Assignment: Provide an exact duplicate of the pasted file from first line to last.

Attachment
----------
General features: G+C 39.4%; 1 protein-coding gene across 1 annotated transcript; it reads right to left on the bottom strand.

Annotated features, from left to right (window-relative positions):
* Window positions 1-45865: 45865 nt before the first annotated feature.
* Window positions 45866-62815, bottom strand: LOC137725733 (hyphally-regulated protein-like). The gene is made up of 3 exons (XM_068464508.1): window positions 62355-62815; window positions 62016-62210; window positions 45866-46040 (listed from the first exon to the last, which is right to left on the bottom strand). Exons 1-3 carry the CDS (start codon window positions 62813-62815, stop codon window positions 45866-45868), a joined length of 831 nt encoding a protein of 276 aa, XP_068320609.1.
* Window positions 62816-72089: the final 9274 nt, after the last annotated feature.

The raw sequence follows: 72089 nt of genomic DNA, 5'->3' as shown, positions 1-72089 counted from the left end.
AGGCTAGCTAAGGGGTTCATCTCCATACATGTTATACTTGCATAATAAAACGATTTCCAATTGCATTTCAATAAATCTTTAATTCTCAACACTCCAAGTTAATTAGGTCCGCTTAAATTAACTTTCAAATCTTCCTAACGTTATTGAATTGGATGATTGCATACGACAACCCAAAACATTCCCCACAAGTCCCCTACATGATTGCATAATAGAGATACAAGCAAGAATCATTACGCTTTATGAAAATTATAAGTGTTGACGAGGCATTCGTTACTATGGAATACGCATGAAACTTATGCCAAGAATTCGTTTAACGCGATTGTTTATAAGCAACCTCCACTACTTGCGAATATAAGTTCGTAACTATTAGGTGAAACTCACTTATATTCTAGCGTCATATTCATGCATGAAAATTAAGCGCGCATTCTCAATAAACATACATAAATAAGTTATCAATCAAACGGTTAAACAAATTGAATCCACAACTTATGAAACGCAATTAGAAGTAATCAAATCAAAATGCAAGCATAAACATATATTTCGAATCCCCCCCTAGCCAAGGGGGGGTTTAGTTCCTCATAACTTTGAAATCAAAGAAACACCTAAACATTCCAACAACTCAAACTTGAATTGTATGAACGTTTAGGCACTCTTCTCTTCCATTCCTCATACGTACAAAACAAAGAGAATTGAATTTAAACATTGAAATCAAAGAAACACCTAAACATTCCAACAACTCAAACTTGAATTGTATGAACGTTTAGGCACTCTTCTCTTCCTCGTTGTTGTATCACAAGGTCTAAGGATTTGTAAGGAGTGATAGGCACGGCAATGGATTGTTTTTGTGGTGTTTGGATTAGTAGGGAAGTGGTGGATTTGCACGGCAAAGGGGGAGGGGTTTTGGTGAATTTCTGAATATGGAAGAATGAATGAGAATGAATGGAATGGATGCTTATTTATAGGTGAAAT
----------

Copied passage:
General features: G+C 39.4%; 1 protein-coding gene across 1 annotated transcript; it reads right to left on the bottom strand.

Annotated features, from left to right (window-relative positions):
* Window positions 1-45865: 45865 nt before the first annotated feature.
* Window positions 45866-62815, bottom strand: LOC137725733 (hyphally-regulated protein-like). The gene is made up of 3 exons (XM_068464508.1): window positions 62355-62815; window positions 62016-62210; window positions 45866-46040 (listed from the first exon to the last, which is right to left on the bottom strand). Exons 1-3 carry the CDS (start codon window positions 62813-62815, stop codon window positions 45866-45868), a joined length of 831 nt encoding a protein of 276 aa, XP_068320609.1.
* Window positions 62816-72089: the final 9274 nt, after the last annotated feature.

The raw sequence follows: 72089 nt of genomic DNA, 5'->3' as shown, positions 1-72089 counted from the left end.
AGGCTAGCTAAGGGGTTCATCTCCATACATGTTATACTTGCATAATAAAACGATTTCCAATTGCATTTCAATAAATCTTTAATTCTCAACACTCCAAGTTAATTAGGTCCGCTTAAATTAACTTTCAAATCTTCCTAACGTTATTGAATTGGATGATTGCATACGACAACCCAAAACATTCCCCACAAGTCCCCTACATGATTGCATAATAGAGATACAAGCAAGAATCATTACGCTTTATGAAAATTATAAGTGTTGACGAGGCATTCGTTACTATGGAATACGCATGAAACTTATGCCAAGAATTCGTTTAACGCGATTGTTTATAAGCAACCTCCACTACTTGCGAATATAAGTTCGTAACTATTAGGTGAAACTCACTTATATTCTAGCGTCATATTCATGCATGAAAATTAAGCGCGCATTCTCAATAAACATACATAAATAAGTTATCAATCAAACGGTTAAACAAATTGAATCCACAACTTATGAAACGCAATTAGAAGTAATCAAATCAAAATGCAAGCATAAACATATATTTCGAATCCCCCCCTAGCCAAGGGGGGGTTTAGTTCCTCATAACTTTGAAATCAAAGAAACACCTAAACATTCCAACAACTCAAACTTGAATTGTATGAACGTTTAGGCACTCTTCTCTTCCATTCCTCATACGTACAAAACAAAGAGAATTGAATTTAAACATTGAAATCAAAGAAACACCTAAACATTCCAACAACTCAAACTTGAATTGTATGAACGTTTAGGCACTCTTCTCTTCCTCGTTGTTGTATCACAAGGTCTAAGGATTTGTAAGGAGTGATAGGCACGGCAATGGATTGTTTTTGTGGTGTTTGGATTAGTAGGGAAGTGGTGGATTTGCACGGCAAAGGGGGAGGGGTTTTGGTGAATTTCTGAATATGGAAGAATGAATGAGAATGAATGGAATGGATGCTTATTTATAGGTGAAAT